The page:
The Weekly Wonk: August 3, 2012

What’s up this week at Oklahoma Policy Institute? The Weekly Wonk is dedicated to this week’s events, publications, and blog posts.

This week OK Policy discussed a survey by Governor Fallin that shows Oklahoma businesses value improved education funding over tax cuts.  Dr. John Schumann wrote a guest post exploring Oklahoma’s options for dealing with a serious shortage of doctors and other health professionals.

We blogged about why lawmakers and regulators should make energy efficiency a top priority.  Dr. Peter Fisher, an economist and national expert on public finance, examined a state economic competitiveness ranking published by ALEC.

OK Policy analyst Kate Richey was quoted in a post by 24/7 Wall Street about the prevalence of payday lending in Oklahoma.  Our director was quoted in an article in the Washington Post on state Medicaid expansion.  David Blatt’s Journal Record column discussed how unregulated payday loans trap Oklahomans on a treadmill of chronic borrowing.

  • 6.4 percent – Percentage of wage and salary workers in Oklahoma that are union members, compared with 11.8 percent nationally, 2011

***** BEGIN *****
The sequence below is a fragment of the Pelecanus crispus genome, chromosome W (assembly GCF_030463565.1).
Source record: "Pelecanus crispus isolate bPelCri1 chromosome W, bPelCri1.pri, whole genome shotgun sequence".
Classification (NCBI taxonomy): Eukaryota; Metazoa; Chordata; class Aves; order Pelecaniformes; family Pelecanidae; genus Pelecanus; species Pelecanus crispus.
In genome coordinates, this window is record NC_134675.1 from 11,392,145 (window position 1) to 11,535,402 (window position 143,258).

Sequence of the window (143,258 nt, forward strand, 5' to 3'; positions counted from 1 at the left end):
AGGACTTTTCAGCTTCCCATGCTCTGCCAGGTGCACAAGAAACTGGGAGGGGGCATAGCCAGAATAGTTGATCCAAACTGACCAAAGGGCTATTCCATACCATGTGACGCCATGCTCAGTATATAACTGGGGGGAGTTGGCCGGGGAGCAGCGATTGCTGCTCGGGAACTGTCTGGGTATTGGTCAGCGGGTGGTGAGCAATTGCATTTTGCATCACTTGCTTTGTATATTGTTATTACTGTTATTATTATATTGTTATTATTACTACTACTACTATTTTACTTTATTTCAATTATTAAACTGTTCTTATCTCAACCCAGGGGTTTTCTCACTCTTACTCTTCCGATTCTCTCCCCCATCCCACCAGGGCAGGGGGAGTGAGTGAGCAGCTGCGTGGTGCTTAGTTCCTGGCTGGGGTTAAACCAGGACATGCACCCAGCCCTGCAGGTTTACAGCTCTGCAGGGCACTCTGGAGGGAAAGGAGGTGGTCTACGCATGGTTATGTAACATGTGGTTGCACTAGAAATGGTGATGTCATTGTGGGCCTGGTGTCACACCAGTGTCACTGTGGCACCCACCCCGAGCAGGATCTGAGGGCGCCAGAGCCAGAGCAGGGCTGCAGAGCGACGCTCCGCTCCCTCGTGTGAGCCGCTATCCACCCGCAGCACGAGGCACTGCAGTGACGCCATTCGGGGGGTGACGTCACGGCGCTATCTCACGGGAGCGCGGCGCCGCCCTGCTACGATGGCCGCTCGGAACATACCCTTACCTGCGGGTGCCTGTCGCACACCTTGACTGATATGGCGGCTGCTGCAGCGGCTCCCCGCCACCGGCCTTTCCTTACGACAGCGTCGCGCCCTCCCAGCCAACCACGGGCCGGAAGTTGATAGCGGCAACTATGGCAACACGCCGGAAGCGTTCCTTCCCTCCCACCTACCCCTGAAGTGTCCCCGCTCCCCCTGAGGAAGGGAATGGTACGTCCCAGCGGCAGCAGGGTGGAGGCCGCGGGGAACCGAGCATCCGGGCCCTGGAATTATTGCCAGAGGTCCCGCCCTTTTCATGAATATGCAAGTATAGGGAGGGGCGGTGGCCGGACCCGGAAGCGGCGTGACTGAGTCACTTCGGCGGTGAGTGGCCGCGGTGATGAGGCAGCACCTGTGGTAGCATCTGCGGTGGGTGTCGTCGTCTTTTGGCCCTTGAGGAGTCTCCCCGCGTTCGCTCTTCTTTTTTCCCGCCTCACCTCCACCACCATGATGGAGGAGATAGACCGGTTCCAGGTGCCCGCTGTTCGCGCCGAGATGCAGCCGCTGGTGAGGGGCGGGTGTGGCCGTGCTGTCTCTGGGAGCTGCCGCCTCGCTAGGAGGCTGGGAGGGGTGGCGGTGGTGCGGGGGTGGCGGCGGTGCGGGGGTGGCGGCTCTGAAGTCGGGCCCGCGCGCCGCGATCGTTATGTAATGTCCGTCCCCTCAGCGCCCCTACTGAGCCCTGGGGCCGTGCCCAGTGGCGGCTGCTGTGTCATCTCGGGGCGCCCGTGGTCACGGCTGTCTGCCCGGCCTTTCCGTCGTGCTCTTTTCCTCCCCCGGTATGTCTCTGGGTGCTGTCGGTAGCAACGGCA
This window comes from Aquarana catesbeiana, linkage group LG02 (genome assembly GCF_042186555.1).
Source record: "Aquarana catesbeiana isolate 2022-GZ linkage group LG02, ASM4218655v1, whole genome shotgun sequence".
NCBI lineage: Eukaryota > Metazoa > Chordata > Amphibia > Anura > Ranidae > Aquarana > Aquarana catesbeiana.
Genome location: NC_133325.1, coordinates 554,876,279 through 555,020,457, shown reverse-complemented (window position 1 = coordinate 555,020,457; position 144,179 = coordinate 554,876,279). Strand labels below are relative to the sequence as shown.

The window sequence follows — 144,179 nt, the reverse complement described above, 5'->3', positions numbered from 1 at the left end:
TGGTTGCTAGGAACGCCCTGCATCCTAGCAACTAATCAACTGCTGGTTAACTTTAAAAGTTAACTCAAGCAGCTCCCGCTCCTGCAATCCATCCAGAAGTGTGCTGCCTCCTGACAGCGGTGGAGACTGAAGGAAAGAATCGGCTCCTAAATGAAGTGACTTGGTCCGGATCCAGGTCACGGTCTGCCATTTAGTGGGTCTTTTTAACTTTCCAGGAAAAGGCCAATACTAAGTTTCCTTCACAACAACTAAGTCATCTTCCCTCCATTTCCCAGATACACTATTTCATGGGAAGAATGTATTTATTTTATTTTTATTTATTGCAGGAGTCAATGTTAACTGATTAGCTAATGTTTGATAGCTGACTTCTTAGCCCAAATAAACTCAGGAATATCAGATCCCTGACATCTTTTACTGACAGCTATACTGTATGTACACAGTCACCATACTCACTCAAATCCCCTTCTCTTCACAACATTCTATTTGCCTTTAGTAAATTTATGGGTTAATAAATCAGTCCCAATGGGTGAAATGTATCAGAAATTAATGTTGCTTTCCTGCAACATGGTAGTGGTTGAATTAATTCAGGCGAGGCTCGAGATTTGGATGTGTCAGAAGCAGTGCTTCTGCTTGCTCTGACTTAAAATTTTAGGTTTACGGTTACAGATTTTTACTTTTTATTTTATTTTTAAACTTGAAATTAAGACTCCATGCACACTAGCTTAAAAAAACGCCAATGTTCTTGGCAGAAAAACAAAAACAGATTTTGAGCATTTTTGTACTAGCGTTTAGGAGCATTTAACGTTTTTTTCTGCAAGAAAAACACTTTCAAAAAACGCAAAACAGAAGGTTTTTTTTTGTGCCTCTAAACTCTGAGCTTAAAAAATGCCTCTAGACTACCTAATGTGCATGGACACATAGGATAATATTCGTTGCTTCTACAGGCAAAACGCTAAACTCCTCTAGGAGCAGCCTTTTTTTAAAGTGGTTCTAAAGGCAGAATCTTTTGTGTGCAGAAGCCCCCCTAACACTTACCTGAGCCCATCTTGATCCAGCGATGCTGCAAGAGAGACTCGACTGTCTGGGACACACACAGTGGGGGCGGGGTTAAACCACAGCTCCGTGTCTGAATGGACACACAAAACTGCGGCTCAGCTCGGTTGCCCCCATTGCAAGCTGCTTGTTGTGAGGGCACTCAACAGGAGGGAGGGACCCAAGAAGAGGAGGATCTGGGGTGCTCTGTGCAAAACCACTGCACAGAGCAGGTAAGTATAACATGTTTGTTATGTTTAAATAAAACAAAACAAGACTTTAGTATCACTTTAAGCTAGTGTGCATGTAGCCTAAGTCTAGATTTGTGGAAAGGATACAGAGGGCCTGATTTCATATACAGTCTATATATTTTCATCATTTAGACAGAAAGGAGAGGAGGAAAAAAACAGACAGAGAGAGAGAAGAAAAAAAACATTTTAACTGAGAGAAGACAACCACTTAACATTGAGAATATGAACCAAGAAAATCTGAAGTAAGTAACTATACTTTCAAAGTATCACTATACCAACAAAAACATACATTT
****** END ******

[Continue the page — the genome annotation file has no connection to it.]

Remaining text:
• 0 – Number of employers that have used Oklahoma’s work-sharing program since it was enacted in 2010, largely due to a restrictive condition in the law that prevents it from being useful.
  • 2,840 – Number of deaths prevented per year on average in three states (Arizona, Maine, and New York) that voluntarily expanded their Medicaid programs 10 years ago to cover more low-income working-age adults.
  • $3.39 – The average price for a gallon of regular unleaded gas in Oklahoma, compared with $3.49 nationally
  • 216,273 – Number of Oklahomans who live in ‘food deserts,’ or areas with limited access to a full-size supermarket or grocery store, 2008
In The Know, Policy Notes


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